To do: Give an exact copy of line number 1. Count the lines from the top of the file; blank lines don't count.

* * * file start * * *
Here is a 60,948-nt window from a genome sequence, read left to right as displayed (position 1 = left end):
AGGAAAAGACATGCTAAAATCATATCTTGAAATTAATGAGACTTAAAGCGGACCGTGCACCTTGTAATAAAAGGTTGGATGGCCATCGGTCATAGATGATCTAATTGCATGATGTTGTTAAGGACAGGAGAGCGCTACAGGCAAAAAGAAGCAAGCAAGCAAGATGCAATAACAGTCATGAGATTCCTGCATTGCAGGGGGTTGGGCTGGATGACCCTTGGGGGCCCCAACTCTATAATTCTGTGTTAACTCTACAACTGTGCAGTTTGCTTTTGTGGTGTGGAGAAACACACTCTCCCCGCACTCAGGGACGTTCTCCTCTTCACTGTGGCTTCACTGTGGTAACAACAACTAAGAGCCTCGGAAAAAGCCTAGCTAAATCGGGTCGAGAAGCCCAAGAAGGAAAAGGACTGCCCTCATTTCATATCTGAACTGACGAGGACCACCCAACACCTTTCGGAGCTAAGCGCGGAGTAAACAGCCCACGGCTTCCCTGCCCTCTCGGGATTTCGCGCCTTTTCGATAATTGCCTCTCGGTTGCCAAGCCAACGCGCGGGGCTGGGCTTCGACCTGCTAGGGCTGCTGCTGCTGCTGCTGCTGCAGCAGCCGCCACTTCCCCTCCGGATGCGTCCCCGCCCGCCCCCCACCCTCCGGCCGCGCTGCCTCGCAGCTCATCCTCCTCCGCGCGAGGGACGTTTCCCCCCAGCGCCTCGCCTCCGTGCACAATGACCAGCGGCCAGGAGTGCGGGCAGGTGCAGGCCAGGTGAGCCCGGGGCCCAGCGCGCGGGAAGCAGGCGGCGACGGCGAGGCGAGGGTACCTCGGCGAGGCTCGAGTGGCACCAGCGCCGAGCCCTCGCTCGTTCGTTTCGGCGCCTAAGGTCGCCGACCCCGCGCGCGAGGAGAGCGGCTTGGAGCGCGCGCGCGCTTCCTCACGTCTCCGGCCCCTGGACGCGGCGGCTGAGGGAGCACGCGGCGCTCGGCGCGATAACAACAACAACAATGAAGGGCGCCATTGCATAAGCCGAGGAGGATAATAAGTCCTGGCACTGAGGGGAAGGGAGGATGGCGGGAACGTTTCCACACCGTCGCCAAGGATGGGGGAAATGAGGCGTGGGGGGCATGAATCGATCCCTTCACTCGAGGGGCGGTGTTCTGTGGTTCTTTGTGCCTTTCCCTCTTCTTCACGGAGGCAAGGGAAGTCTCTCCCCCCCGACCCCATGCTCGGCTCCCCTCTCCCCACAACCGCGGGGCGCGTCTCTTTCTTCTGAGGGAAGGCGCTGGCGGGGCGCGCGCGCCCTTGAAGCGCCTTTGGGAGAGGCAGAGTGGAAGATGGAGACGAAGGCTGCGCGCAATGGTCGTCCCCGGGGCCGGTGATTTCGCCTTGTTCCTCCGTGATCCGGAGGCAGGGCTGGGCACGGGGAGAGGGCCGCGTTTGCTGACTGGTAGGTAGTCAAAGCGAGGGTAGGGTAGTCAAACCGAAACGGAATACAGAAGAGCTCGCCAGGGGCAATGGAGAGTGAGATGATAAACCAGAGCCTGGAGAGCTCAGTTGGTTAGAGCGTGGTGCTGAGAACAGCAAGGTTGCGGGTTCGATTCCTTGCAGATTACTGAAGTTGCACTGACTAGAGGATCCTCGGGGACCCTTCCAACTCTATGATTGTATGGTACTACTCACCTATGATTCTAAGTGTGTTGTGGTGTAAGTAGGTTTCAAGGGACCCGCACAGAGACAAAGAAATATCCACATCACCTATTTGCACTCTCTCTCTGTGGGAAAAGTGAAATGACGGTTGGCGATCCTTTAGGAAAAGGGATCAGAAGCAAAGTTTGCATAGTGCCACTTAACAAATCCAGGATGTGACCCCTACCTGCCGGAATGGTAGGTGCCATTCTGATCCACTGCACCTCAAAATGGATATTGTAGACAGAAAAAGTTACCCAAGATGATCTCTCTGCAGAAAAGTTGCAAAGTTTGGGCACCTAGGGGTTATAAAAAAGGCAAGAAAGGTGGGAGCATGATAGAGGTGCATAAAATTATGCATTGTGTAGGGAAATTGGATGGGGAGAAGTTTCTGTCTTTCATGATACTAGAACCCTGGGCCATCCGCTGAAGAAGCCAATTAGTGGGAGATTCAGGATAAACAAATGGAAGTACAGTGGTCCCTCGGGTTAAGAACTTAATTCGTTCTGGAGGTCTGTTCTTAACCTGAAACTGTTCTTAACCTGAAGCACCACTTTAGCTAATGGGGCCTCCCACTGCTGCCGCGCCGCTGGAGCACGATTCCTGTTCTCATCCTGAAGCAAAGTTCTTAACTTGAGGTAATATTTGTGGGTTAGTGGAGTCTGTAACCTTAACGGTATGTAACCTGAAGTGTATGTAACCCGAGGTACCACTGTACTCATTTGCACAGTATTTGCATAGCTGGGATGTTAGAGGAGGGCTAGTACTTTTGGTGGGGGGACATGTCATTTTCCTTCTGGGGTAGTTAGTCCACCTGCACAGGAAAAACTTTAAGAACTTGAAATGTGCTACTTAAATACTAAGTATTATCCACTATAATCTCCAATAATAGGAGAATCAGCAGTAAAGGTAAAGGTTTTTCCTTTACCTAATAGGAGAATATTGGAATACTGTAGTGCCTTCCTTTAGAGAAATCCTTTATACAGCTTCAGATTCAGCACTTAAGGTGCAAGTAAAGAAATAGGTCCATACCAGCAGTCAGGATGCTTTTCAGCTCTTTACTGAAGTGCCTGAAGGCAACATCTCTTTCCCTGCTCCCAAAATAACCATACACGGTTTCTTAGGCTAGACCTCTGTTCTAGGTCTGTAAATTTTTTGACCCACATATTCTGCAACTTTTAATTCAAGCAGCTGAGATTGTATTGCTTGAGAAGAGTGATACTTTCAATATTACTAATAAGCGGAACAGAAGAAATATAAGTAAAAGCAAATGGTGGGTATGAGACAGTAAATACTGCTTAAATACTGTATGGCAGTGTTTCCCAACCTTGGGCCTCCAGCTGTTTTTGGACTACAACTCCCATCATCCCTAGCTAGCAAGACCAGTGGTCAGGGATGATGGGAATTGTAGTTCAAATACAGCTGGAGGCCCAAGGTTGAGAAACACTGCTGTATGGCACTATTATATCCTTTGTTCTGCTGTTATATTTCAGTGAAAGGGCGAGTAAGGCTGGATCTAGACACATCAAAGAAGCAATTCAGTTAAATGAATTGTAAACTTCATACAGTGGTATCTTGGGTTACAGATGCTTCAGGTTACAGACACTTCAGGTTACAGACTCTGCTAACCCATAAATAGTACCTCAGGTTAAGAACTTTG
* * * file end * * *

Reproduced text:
Here is a 60,948-nt window from a genome sequence, read left to right as displayed (position 1 = left end):